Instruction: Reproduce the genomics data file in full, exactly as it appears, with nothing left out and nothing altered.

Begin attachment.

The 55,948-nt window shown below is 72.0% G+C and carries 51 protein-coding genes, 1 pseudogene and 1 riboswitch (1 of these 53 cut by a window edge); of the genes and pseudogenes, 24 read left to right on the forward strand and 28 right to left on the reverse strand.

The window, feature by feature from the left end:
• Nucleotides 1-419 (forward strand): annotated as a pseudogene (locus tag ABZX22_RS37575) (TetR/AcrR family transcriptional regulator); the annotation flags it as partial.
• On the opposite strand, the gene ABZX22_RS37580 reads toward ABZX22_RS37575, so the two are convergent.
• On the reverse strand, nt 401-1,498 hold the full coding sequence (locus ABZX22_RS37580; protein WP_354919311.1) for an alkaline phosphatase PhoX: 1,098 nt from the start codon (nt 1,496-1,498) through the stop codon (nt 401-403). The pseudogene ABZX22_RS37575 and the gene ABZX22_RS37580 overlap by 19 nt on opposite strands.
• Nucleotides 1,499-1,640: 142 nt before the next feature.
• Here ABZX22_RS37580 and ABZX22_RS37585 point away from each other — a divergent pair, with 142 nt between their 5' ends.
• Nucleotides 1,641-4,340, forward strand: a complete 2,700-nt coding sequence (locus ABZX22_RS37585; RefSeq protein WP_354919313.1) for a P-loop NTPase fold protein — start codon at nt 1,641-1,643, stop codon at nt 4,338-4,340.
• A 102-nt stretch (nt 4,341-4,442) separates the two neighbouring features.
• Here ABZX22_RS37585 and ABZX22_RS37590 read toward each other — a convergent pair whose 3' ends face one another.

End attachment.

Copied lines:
The 55,948-nt window shown below is 72.0% G+C and carries 51 protein-coding genes, 1 pseudogene and 1 riboswitch (1 of these 53 cut by a window edge); of the genes and pseudogenes, 24 read left to right on the forward strand and 28 right to left on the reverse strand.

The window, feature by feature from the left end:
• Nucleotides 1-419 (forward strand): annotated as a pseudogene (locus tag ABZX22_RS37575) (TetR/AcrR family transcriptional regulator); the annotation flags it as partial.
• On the opposite strand, the gene ABZX22_RS37580 reads toward ABZX22_RS37575, so the two are convergent.
• On the reverse strand, nt 401-1,498 hold the full coding sequence (locus ABZX22_RS37580; protein WP_354919311.1) for an alkaline phosphatase PhoX: 1,098 nt from the start codon (nt 1,496-1,498) through the stop codon (nt 401-403). The pseudogene ABZX22_RS37575 and the gene ABZX22_RS37580 overlap by 19 nt on opposite strands.
• Nucleotides 1,499-1,640: 142 nt before the next feature.
• Here ABZX22_RS37580 and ABZX22_RS37585 point away from each other — a divergent pair, with 142 nt between their 5' ends.
• Nucleotides 1,641-4,340, forward strand: a complete 2,700-nt coding sequence (locus ABZX22_RS37585; RefSeq protein WP_354919313.1) for a P-loop NTPase fold protein — start codon at nt 1,641-1,643, stop codon at nt 4,338-4,340.
• A 102-nt stretch (nt 4,341-4,442) separates the two neighbouring features.
• Here ABZX22_RS37585 and ABZX22_RS37590 read toward each other — a convergent pair whose 3' ends face one another.